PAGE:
Information On Ticks
During our time in the wilderness, students are instructed how to do a proper tick check, as well as the necessary steps to be taken once home. Please remind your child to do a thorough tick check before bed (this is typically best done as part of bath and/or shower routines). A link below will go into detail as the best way to do this, both for yourself and your child.
Ticks are tiny arachnids (spiders) that normally feed on the blood of mammals and reptiles. They can range anywhere from the size of a poppy seed to the tip of a pen and are commonly eaten by Opossums and Woodrats. When a tick is finished feeding on its host, it can leave behind a bacteria that carries diseases, such as Lyme disease. Without prompt treatment, this can leave one with fevers, migraines, rashes and body aches among other symptoms. Not all ticks carry Lyme disease, however.
Ticks typically feed on our local Black-tailed Deer and can be found where deer spend most of their time, being open fields with tall grass. There are various types of ticks, most of which are fairly common all across the states. Lucky for us, however, we have the Western Fence Lizard, a common reptile whose blood is known to neutralize the Lyme disease found in the bacteria injected through tick bites.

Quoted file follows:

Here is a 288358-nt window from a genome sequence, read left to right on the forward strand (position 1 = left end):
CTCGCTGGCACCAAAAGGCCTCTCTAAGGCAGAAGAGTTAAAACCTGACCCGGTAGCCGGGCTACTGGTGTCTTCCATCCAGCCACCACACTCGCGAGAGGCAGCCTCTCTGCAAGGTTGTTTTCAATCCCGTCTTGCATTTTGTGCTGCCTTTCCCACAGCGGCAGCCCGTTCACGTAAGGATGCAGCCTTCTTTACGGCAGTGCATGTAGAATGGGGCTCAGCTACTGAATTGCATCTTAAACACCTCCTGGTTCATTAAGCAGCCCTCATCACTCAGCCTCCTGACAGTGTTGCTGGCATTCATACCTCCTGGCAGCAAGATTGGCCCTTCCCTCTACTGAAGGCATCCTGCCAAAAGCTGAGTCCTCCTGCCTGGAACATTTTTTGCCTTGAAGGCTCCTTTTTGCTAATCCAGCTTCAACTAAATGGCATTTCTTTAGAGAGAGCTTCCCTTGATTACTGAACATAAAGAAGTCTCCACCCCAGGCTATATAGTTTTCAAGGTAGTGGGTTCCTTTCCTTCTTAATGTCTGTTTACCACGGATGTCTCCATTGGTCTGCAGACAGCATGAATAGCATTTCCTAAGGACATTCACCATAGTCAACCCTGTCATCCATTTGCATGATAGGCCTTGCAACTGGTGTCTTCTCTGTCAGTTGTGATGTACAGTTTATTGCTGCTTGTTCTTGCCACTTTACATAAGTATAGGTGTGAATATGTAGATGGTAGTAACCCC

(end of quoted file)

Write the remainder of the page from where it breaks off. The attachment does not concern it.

Adult ticks can be active all year-round, though generally go into hiding during cold, wet days as they tend to prefer warm, sunny days and though less active at night, they can still be active if the temperature is warm enough.
If a tick has been found crawling on you, removing it is as simple as pinching it off with your fingers and letting it go on it's merry way. However, if a tick has bitten you and is in the process of feeding, care must be taken in removing the tick.
For tips on how to remove ticks properly, please take a quick look at this brief, informational video that provides a visual of what this process looks like.
Thanks! Happy trails!